Committee Reports

Planning Commission - Newtown Athletic Club: Applicant is seeking a variance to add an outdoor garden and fountain, which will exceed the minimum front yard setback requirement (variance is being sought to maintain a 0.57ft. front yard setback where current relief is 33ft. 75ft. is required per Ordinance). Access to the area would be through the men’s locker room. There were concerns regarding the basis for relief as the application did not show a hardship. The property is being used now without the garden and fountain. A suggestion was made that adding enhancements to an existing 7 ft. wall would provide a pleasing streetscape.

The Planning Commission made an informal recommendation that the Supervisors oppose this application.

Planning Commission - Newtown Brewery: Applicant is seeking to occupy 4,550 sq. ft. in an existing 10,000 sq. ft. 1-story warehouse/ manufacturing facility to operate a brewery and tavern. The tavern will be open to the public with seating for 70 patrons. There will be space for small parties and would be a “Bring Your Own Food” operation. Applicant will maintain 34 parking spaces with overflow parking use by agreement with a neighboring tenant for the required 46 parking spaces.

Members of the Planning Commission felt it was a favorable use in the Business Commons, and made an informal recommendation that the Supervisors not oppose this application.


Arcadia Green - Tentative PRD Hearing, Part 2: Jason Duckworth, President of Arcadia Land Company, and Attorney John VanLuvanee, presented the plan and testified (see Summary of August 8, 2018, BOS Public Meeting for Part 1). Mr. Duckworth, still under oath, testified that under this current plan, there would be no access to High Street and the church property is not included in this current plan. Also, emergency access was not considered in the plan. Testimony included mention of Arcadia meeting with PennDOT to discuss the proposed plans for a U-turn at the intersection Buck and Mill Pond Roads. [Arcadia Green’s traffic engineer will be available at the September 13, 2018 BOS meeting.]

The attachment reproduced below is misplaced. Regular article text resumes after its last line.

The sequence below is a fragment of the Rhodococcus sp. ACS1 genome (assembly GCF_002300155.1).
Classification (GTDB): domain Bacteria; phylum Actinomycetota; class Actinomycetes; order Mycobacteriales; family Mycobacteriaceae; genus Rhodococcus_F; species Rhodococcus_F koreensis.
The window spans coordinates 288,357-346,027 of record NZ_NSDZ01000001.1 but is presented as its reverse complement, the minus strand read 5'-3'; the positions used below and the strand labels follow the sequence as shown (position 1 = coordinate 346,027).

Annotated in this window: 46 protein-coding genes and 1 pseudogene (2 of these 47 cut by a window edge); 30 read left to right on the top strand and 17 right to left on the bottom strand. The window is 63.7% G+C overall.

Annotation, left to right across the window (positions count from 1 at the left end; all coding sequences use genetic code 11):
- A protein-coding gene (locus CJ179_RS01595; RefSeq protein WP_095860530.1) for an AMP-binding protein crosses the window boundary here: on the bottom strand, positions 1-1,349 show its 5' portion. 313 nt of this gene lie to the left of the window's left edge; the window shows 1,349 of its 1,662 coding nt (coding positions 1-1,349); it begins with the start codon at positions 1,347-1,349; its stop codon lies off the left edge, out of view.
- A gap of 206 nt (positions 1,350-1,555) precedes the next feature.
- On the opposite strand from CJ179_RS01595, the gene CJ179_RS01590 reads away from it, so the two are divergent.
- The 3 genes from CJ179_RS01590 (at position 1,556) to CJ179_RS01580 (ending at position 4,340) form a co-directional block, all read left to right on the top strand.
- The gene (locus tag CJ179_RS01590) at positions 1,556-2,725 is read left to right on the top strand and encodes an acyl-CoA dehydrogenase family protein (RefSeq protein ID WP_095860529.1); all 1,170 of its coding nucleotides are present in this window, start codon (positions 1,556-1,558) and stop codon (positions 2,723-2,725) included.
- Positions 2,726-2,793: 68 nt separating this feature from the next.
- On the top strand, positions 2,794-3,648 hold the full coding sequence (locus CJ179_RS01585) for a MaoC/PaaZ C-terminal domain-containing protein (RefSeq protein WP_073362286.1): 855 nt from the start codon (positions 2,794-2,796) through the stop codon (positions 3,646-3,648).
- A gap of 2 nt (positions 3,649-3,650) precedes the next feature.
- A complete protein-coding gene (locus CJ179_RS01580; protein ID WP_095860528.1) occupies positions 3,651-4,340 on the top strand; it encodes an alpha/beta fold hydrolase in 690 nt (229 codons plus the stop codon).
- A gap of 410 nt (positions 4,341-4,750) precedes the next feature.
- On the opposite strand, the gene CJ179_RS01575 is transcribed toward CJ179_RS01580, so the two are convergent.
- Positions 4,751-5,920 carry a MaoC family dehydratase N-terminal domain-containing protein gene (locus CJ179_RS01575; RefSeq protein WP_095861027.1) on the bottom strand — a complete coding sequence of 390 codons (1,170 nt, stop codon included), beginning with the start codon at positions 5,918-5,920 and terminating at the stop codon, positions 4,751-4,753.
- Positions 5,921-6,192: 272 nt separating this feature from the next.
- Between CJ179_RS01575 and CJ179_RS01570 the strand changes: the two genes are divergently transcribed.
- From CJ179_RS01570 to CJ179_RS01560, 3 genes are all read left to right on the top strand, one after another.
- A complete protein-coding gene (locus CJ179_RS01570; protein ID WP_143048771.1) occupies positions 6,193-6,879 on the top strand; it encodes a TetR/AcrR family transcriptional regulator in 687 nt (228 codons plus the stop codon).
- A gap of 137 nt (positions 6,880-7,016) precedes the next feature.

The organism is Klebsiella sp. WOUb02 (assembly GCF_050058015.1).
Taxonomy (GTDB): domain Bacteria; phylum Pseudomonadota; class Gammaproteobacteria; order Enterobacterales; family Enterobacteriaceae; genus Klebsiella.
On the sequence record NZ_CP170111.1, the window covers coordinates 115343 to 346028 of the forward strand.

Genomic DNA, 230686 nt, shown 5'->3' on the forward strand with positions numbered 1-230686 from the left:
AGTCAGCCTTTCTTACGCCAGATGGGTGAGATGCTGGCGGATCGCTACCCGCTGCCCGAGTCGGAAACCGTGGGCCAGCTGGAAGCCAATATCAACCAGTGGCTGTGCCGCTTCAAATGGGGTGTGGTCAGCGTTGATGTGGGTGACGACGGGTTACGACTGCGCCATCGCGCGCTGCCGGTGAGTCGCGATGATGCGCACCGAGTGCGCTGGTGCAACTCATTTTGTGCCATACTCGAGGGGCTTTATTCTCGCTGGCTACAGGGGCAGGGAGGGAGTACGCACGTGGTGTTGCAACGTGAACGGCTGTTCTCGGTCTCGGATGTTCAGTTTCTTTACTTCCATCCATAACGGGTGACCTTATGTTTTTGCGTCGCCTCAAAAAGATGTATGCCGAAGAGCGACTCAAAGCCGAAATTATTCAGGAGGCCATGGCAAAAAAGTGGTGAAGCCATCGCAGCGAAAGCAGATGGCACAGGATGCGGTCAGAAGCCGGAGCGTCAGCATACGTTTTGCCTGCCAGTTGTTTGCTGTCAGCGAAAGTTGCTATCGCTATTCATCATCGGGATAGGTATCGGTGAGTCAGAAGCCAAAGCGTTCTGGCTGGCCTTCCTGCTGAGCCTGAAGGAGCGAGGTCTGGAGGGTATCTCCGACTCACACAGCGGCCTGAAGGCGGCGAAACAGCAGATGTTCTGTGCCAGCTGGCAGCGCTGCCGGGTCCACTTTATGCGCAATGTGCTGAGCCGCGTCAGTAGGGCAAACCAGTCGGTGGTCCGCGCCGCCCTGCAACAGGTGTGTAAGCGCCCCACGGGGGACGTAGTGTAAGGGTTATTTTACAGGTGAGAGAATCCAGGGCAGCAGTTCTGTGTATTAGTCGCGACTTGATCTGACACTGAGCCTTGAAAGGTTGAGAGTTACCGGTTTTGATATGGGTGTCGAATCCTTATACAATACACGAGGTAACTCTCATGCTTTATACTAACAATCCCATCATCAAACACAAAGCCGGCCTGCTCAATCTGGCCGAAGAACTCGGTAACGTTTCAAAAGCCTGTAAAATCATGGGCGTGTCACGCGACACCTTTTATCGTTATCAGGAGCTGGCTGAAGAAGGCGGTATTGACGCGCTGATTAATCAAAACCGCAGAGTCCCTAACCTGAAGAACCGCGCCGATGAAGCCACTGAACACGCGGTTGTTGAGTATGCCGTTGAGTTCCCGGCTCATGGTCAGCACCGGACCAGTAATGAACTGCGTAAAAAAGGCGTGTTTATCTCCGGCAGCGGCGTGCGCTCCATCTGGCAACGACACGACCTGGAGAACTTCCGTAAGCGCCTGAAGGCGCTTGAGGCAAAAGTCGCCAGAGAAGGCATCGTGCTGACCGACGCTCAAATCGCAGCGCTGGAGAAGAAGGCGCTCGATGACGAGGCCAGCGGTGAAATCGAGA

NOTE: There was a question as to why there was a hearing at tonight’s meeting when Arcadia Green will be meeting with the Planning Commission on September 4, 2018. The review letters had not been received in time for the Planning Commission’s review; Mr. Duckworth had volunteered to come before the Planning Commission. Arcadia Green stated that it will not modify the current plan. The Board of Supervisors will consider the recommendations from the Planning Commission and will continue the hearing at this meeting.

Public Safety

Keystone Community Grant: Interim Police Chief Jason Harris requested that the BOS approve RESOLUTION 2018-R-20 to request a Keystone Community grant of $94,000 from the Commonwealth of Pennsylvania to be used for the purchase of two (2) police Harley Davidson motorcycles and a Ford F-250 Pickup Truck to support community policing efforts and truck enforcement. The current enforcement truck is nearly 18 years old and in “dire need of replacement,” according to Chief Harris. The total estimated cost of the truck and 2 motorcycles is $95,747. As the grant is for $94,000 the Township would pay the difference of $1,747. State Representative Perry Warren was instrumental in securing this grant.

Ms. Bobrin made the motion to approve. Mr. Davis seconded, and the motion passed 5-0.

Posted on 12 Sep 2018, 20:45 - Category: Board of Supervisors Minutes